JCA In Class 2A, Francesca Sikorski placed 17th in the 800 (2:28.7) and the 4x800 relay team of Maddie Kennedy, Erin Kennedy, Alex Blotnik and Sikorski finished 25th (10:02.86).

JOLIET CENTRAL Dahome Bluford placed 17th in the triple jump (35-3.75). Follow Scott @Taylor_Sports




Carney beats brother for fourth title By Mark Gregory Sports Reporter

Joliet tennis player Jack Carney had one main goal this season – to become a four-time sectional tennis champion. He accomplished that Saturday with a 3-6, 6-1, 6-2 win in the final of the Joliet West Sectional. What added a twist to Carney’s fourth sectional crown is that his opponent was his younger brother Tom, a sophomore. It was the second time in his four years that he defeated a teammate in the sectional final and the third time he has faced his brother in competition. “I never could have imagined playing my brother in the finals,” Jack said. “Sophomore year I played my teammate, Colin Shea, and that was amazing but now this. What a note to end my senior year on. Playing my brother in the sectional finals, it doesn’t get much cooler than that. I am really thankful for this and I am blessed. Everyone that has come out and supported me

Mark Gregory/Bugle staff

Jack Carney won his fourth-straight sectional title.

has been great.” Jack said this was the rubber match between the brothers. “We have played twice in competition,” he said. “The first time I was 10 and he was eight or nine and I won the first set and I felt bad and I let him come back and win and I was really upset after. And about a year ago, I played him and I won. We know how each other play.” As they head to state, each Carney has a different plan of attack. “I want to win at least two matches and get as far as I can,” Tom said.“I only won one match last year, so I want to do better.” “At state, I am just going to play my game and see where it goes,” Jack said. “How far my game will take me, who knows? I am not really going to set too high of expectations. I am just going to play relaxed.” To get to the head-to-head match-up, Jack defeated Lemont’s Nick Urban 4-6, 6-1, 6-2. Jack said after he lost the opening set, he was able to calm

down and refocus. “I was really nervous and I know Nick is a great player and I knew it would be a tough match. I just came out too aggressive and a little jumpy and I let it get the best of me,” Jack said.“After I lost that first set, I calmed down and waited for my shot and they started to fall. “In the third set, he got his stuff back and it is not fun playing a player like that because every See CARNEY, page 16




Porters fall in regional final By Mark Gregory Sports Reporter

Lockport’s season came to an end with a 4-0 loss to Naperville North last week in the final of the Naperville North Regional. It is the second season in a row the Porters have been defeated by Naperville North to end the season. To get top that game, the Porters defeated Plainfield South 1-0 in the regional semifinal. Ally Brehm tallied the lone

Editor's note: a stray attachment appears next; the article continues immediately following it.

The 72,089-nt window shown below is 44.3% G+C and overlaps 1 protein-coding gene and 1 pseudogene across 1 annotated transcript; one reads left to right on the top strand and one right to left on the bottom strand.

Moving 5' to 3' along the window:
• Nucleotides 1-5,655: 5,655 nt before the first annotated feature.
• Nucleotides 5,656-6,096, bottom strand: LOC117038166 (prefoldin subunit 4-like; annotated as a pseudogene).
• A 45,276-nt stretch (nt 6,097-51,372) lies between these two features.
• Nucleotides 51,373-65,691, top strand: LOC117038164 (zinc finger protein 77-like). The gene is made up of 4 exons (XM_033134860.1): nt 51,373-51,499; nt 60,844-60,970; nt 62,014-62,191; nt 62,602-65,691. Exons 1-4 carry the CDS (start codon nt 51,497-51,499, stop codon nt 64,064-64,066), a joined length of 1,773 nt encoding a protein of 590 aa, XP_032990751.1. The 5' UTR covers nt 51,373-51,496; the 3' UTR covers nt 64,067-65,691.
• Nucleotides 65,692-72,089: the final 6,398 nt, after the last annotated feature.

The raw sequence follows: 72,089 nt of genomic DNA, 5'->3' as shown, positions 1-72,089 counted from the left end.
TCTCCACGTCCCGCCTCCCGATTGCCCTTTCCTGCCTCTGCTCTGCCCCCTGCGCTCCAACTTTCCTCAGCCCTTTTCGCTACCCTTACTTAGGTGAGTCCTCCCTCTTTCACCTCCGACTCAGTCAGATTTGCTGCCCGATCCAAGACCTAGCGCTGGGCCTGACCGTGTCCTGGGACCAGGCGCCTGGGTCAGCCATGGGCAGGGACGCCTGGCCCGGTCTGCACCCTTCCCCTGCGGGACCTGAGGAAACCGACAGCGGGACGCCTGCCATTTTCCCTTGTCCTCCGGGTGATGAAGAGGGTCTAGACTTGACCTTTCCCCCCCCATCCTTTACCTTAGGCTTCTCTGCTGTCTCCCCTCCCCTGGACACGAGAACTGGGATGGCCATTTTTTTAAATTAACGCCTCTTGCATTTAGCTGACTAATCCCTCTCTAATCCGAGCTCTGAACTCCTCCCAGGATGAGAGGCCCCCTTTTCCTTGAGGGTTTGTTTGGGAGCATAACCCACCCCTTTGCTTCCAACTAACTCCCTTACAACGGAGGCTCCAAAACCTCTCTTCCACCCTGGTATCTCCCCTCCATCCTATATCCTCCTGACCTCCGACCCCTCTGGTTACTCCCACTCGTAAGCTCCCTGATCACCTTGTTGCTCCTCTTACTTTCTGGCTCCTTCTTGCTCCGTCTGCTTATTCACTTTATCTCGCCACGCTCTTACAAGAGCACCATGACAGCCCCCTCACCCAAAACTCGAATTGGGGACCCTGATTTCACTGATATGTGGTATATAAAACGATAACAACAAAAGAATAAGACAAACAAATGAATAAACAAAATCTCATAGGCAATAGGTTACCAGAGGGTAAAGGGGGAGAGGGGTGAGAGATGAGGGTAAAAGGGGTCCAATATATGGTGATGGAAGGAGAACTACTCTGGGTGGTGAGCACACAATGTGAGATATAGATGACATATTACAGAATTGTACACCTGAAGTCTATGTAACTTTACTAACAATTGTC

Porter goal with 36 minutes, 59 seconds left in the second half off a Lacey Clarida crossing pass. “She had a great cross from the corner and right in the middle and I took a shot at it and put it in the corner of the net,” Brehm said. Goalie Alyssa DeYoung notched her eighth shutout of the season making two saves. “In the first half the team was really going through the motions and in the second half,

we got some things going,” said Lockport coach Todd Elkei. “I would have liked to have scored that second goal, but defensively, we played well. DeYoung wasn’t challenged much, but when she was, she made the save.” Plainfield South goalie Tabby Ortiz stopped several shots. “Usually we are a second half team,” Clarida said.“We came out and had more chances, but we didn’t score.”


I can,” Geissler said. The Hilltoppers are also sending a doubles team to state, as senior Zach Seigfried and junior Nate Naal placed fourth. The lost in the semifinal match 6-3, 6-4 to Providence and fell to Lemont 6-2, 4-6, 7-6 (9-7) in the third-place match. The winning doubles team was the Lockport duo of senior Lucas Randall and sophomore Mike Hasler. They defeated Lemont 6-3, 6-1 in the semifinals and beat Providence 7-6 (8-6), 6-2 for the title. “This is the greatest experience,” Randall said. “All the hard work paid off. All the pressure was off today because everyone is going to state. It is all about winning sectionals.” “This is my first time going as a sophomore, it is a great feeling,” Hasler said. The duo is a pair of singles players that the coaches decided to pair up at midseason. “Halfway through the season, we switched up and the coaches made a good move and good choice playing together,” Randall said.

Continued from page 15 point is long and I had to grind it out. I willed it out and I really wanted to win.” Tom defeated JCA freshman Jack Geissler 6-2, 6-2. “It was tough, but I pulled it off,” Tom said. “Jack Geissler did great, he is only a freshman and he is a good player and he has a lot of time to improve his game.” Geissler is happy making the trip to state as a freshman. “It felt really great that all the hard work has paid off,” he said. Geissler placed fourth, falling to Urban 7-6 (7-1), 6-2. He said the motivation on the second day was about competing for team points. JCA placed second in the sectional with 20, two points behind champion Lemont. “Today, the motivation is to come out and compete for the team because you already have it for yourself. I just want to get the experience and do the best